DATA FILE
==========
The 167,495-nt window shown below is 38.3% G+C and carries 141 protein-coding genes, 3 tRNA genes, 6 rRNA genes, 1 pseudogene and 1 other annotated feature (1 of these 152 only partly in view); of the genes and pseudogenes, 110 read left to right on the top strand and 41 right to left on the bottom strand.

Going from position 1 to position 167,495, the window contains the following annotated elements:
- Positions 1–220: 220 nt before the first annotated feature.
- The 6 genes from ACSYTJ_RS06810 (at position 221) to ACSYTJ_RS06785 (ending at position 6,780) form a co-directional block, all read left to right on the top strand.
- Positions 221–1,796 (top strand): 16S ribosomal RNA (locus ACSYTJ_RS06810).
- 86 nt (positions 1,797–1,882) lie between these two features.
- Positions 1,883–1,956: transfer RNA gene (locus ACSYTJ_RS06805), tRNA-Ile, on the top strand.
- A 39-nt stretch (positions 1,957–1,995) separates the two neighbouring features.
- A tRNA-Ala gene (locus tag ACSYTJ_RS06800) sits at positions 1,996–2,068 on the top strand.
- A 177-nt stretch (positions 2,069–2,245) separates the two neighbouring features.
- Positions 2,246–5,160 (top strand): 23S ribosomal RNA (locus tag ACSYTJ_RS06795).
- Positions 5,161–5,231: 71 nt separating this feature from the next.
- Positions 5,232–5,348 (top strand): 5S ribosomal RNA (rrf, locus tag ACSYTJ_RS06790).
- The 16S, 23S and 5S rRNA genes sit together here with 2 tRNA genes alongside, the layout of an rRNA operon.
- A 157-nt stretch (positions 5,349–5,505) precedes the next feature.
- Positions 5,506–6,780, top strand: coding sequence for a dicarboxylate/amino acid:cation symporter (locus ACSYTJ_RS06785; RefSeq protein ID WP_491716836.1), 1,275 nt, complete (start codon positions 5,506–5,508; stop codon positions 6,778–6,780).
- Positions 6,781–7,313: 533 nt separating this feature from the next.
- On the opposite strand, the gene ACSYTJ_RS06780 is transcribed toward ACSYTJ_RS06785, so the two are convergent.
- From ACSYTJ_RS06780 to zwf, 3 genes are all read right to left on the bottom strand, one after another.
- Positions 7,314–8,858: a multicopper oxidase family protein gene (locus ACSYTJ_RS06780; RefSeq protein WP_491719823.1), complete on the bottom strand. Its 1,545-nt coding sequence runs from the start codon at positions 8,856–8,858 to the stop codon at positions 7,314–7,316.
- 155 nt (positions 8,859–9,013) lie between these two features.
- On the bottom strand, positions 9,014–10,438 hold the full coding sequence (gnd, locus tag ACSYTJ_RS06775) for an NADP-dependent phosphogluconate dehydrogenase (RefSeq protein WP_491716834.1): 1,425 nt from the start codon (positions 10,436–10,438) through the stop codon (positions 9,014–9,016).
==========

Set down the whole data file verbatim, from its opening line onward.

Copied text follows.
The 167,495-nt window shown below is 38.3% G+C and carries 141 protein-coding genes, 3 tRNA genes, 6 rRNA genes, 1 pseudogene and 1 other annotated feature (1 of these 152 only partly in view); of the genes and pseudogenes, 110 read left to right on the top strand and 41 right to left on the bottom strand.

Going from position 1 to position 167,495, the window contains the following annotated elements:
- Positions 1–220: 220 nt before the first annotated feature.
- The 6 genes from ACSYTJ_RS06810 (at position 221) to ACSYTJ_RS06785 (ending at position 6,780) form a co-directional block, all read left to right on the top strand.
- Positions 221–1,796 (top strand): 16S ribosomal RNA (locus ACSYTJ_RS06810).
- 86 nt (positions 1,797–1,882) lie between these two features.
- Positions 1,883–1,956: transfer RNA gene (locus ACSYTJ_RS06805), tRNA-Ile, on the top strand.
- A 39-nt stretch (positions 1,957–1,995) separates the two neighbouring features.
- A tRNA-Ala gene (locus tag ACSYTJ_RS06800) sits at positions 1,996–2,068 on the top strand.
- A 177-nt stretch (positions 2,069–2,245) separates the two neighbouring features.
- Positions 2,246–5,160 (top strand): 23S ribosomal RNA (locus tag ACSYTJ_RS06795).
- Positions 5,161–5,231: 71 nt separating this feature from the next.
- Positions 5,232–5,348 (top strand): 5S ribosomal RNA (rrf, locus tag ACSYTJ_RS06790).
- The 16S, 23S and 5S rRNA genes sit together here with 2 tRNA genes alongside, the layout of an rRNA operon.
- A 157-nt stretch (positions 5,349–5,505) precedes the next feature.
- Positions 5,506–6,780, top strand: coding sequence for a dicarboxylate/amino acid:cation symporter (locus ACSYTJ_RS06785; RefSeq protein ID WP_491716836.1), 1,275 nt, complete (start codon positions 5,506–5,508; stop codon positions 6,778–6,780).
- Positions 6,781–7,313: 533 nt separating this feature from the next.
- On the opposite strand, the gene ACSYTJ_RS06780 is transcribed toward ACSYTJ_RS06785, so the two are convergent.
- From ACSYTJ_RS06780 to zwf, 3 genes are all read right to left on the bottom strand, one after another.
- Positions 7,314–8,858: a multicopper oxidase family protein gene (locus ACSYTJ_RS06780; RefSeq protein WP_491719823.1), complete on the bottom strand. Its 1,545-nt coding sequence runs from the start codon at positions 8,856–8,858 to the stop codon at positions 7,314–7,316.
- 155 nt (positions 8,859–9,013) lie between these two features.
- On the bottom strand, positions 9,014–10,438 hold the full coding sequence (gnd, locus tag ACSYTJ_RS06775) for an NADP-dependent phosphogluconate dehydrogenase (RefSeq protein WP_491716834.1): 1,425 nt from the start codon (positions 10,436–10,438) through the stop codon (positions 9,014–9,016).